JavaScript Supply Chain Attack Example - URL/IFRAME Re-writing

This page provides a short and simple example of JavaScript's capability to hijack (re-write) a hardcoded URL (or IFRAME).

What To Expect

This page presents two links that will open in new tabs when clicked. One link is left alone but the Wikipedia link will be hijacked to a spoof site!


Checking It Out - Under the Covers

You can check out the link as follows:

Simple Demonstration of Risk

This is not intended to be a full-function URL hijacker and omits many of the polish and evasion methods used by criminal gangs in e-commerce skimmers. Normally a skimmer would simply include a JavaScript via a link (below) - We've left this as inline script for clarity and simplicity:

<script src=""></script>

Our example is deliberately minimalistic. We wanted an example that was clear, uncluttered, and free of excesses. This is provided on a stand-alone page without styles, branding, or other trappings of a modern web site. No server is needed and you could run this from a file on your desktop.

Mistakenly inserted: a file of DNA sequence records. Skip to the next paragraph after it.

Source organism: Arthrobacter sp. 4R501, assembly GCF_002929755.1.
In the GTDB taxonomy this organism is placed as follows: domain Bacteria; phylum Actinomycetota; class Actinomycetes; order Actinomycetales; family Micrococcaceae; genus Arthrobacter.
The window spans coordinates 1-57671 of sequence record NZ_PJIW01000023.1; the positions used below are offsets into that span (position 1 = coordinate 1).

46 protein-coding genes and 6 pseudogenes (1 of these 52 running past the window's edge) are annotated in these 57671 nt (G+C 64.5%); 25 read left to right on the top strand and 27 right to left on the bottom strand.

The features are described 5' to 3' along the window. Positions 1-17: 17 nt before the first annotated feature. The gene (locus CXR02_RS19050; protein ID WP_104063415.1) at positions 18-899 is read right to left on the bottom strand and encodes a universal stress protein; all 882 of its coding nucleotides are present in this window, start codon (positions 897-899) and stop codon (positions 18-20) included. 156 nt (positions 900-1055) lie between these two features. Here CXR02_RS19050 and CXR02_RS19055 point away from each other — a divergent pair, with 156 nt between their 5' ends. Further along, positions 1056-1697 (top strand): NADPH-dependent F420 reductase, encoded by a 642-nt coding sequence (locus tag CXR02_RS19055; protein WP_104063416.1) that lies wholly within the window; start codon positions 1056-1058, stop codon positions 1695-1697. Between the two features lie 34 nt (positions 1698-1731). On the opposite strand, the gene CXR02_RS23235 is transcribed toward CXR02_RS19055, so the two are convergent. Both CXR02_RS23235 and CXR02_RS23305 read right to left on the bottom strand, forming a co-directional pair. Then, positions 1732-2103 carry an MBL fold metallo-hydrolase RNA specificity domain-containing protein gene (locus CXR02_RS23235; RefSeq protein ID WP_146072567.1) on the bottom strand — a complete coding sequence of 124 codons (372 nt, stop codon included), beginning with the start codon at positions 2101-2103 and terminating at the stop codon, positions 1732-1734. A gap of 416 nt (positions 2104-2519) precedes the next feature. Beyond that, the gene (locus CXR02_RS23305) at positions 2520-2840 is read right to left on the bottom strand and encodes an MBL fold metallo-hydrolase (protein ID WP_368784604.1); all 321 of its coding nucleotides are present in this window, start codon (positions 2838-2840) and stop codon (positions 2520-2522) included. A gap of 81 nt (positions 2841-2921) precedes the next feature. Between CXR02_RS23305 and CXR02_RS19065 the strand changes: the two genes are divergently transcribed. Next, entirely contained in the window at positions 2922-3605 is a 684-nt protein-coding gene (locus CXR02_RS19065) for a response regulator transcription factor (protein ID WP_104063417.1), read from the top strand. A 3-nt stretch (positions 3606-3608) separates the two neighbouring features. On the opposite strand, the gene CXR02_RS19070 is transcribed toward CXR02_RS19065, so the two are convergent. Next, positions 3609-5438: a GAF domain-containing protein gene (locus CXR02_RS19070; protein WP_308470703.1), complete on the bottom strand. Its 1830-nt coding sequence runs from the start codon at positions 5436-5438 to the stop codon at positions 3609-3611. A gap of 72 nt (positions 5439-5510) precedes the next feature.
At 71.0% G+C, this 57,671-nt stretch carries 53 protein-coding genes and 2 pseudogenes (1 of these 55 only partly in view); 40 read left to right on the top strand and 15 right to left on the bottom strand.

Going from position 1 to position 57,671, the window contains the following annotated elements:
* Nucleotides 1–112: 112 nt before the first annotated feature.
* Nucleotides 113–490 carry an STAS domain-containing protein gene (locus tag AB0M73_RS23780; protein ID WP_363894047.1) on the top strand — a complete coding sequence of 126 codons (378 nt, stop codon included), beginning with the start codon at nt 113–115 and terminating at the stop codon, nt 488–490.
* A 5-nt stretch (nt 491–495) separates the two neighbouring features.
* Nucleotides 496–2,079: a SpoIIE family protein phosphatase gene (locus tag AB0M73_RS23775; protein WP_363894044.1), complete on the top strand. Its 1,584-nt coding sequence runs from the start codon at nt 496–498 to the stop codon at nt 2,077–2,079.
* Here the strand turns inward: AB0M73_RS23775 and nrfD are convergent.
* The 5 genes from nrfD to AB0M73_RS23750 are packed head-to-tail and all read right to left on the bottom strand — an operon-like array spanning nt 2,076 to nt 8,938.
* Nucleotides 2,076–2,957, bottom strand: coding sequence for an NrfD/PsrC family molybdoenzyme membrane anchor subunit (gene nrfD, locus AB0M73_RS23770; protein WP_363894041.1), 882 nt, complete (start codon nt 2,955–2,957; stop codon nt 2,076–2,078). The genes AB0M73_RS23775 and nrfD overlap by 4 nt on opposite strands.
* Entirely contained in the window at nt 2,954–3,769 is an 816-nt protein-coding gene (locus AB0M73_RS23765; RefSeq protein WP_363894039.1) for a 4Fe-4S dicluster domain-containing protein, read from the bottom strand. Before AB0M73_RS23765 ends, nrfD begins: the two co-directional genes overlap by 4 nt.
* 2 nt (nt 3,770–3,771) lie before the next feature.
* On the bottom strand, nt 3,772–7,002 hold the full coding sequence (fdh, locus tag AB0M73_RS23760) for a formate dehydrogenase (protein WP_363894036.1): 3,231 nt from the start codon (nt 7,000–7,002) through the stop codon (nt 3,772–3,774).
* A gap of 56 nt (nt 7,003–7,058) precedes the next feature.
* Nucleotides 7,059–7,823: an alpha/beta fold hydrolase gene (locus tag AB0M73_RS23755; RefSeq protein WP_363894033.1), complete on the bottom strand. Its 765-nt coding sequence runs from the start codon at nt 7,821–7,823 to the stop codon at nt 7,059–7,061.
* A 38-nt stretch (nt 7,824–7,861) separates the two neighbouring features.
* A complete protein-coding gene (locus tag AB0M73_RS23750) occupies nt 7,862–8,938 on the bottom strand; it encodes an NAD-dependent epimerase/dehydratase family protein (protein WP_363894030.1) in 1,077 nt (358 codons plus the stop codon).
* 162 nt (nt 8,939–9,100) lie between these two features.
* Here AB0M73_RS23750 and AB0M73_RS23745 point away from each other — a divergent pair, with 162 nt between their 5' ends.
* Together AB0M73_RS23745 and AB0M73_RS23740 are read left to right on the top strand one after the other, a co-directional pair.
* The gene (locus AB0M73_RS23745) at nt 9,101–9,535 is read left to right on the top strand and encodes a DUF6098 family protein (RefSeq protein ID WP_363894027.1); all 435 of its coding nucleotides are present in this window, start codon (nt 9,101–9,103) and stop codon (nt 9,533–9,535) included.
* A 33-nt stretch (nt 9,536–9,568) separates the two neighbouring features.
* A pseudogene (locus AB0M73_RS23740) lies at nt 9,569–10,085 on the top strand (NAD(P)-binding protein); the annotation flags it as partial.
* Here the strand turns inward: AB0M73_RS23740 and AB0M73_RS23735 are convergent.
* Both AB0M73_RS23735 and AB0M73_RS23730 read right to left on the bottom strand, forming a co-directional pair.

In the case of a real skimmer, no amount of inspection of your web host or your source will find the problem. You need to look at the third party site! Most shopping carts include third party scripts from dozens of URLs - every one a potential risk. Your entire site could be housed on an optical drive with continuous file integrity checking and you would not detect a change of code on a third party site. This effectively demonstrates the risks of using third party scripts you have no controls over.